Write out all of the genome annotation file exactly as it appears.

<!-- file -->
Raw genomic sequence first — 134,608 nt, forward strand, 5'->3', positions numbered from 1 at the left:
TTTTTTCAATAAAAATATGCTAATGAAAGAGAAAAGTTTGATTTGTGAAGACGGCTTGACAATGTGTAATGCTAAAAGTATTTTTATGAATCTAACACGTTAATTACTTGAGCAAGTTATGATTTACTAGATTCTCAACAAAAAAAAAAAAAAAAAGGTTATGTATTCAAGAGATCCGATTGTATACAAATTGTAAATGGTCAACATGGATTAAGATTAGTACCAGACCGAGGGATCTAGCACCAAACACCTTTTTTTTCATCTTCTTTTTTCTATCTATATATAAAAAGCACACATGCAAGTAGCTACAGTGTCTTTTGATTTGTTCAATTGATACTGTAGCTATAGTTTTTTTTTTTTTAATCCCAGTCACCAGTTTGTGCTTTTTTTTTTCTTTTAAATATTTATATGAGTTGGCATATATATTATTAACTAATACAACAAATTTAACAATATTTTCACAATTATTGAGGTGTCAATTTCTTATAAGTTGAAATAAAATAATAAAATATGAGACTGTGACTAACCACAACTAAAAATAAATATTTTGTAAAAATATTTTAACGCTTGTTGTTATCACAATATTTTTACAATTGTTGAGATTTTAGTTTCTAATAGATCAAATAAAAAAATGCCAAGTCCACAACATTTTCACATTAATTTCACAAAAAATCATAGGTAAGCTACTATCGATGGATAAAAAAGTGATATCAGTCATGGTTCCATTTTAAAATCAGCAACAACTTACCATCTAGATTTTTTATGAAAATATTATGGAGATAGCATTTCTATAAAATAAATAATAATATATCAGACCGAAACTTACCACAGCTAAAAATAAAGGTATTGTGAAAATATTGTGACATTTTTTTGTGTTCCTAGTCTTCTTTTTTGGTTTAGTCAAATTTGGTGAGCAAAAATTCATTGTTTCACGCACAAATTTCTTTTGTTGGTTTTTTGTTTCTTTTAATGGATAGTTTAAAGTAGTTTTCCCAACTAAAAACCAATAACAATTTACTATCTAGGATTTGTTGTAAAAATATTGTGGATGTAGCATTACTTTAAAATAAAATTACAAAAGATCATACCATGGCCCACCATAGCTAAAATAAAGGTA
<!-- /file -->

Raw genomic sequence first — 134,608 nt, forward strand, 5'->3', positions numbered from 1 at the left:
TTTTTTCAATAAAAATATGCTAATGAAAGAGAAAAGTTTGATTTGTGAAGACGGCTTGACAATGTGTAATGCTAAAAGTATTTTTATGAATCTAACACGTTAATTACTTGAGCAAGTTATGATTTACTAGATTCTCAACAAAAAAAAAAAAAAAAAGGTTATGTATTCAAGAGATCCGATTGTATACAAATTGTAAATGGTCAACATGGATTAAGATTAGTACCAGACCGAGGGATCTAGCACCAAACACCTTTTTTTTCATCTTCTTTTTTCTATCTATATATAAAAAGCACACATGCAAGTAGCTACAGTGTCTTTTGATTTGTTCAATTGATACTGTAGCTATAGTTTTTTTTTTTTTAATCCCAGTCACCAGTTTGTGCTTTTTTTTTTCTTTTAAATATTTATATGAGTTGGCATATATATTATTAACTAATACAACAAATTTAACAATATTTTCACAATTATTGAGGTGTCAATTTCTTATAAGTTGAAATAAAATAATAAAATATGAGACTGTGACTAACCACAACTAAAAATAAATATTTTGTAAAAATATTTTAACGCTTGTTGTTATCACAATATTTTTACAATTGTTGAGATTTTAGTTTCTAATAGATCAAATAAAAAAATGCCAAGTCCACAACATTTTCACATTAATTTCACAAAAAATCATAGGTAAGCTACTATCGATGGATAAAAAAGTGATATCAGTCATGGTTCCATTTTAAAATCAGCAACAACTTACCATCTAGATTTTTTATGAAAATATTATGGAGATAGCATTTCTATAAAATAAATAATAATATATCAGACCGAAACTTACCACAGCTAAAAATAAAGGTATTGTGAAAATATTGTGACATTTTTTTGTGTTCCTAGTCTTCTTTTTTGGTTTAGTCAAATTTGGTGAGCAAAAATTCATTGTTTCACGCACAAATTTCTTTTGTTGGTTTTTTGTTTCTTTTAATGGATAGTTTAAAGTAGTTTTCCCAACTAAAAACCAATAACAATTTACTATCTAGGATTTGTTGTAAAAATATTGTGGATGTAGCATTACTTTAAAATAAAATTACAAAAGATCATACCATGGCCCACCATAGCTAAAATAAAGGTA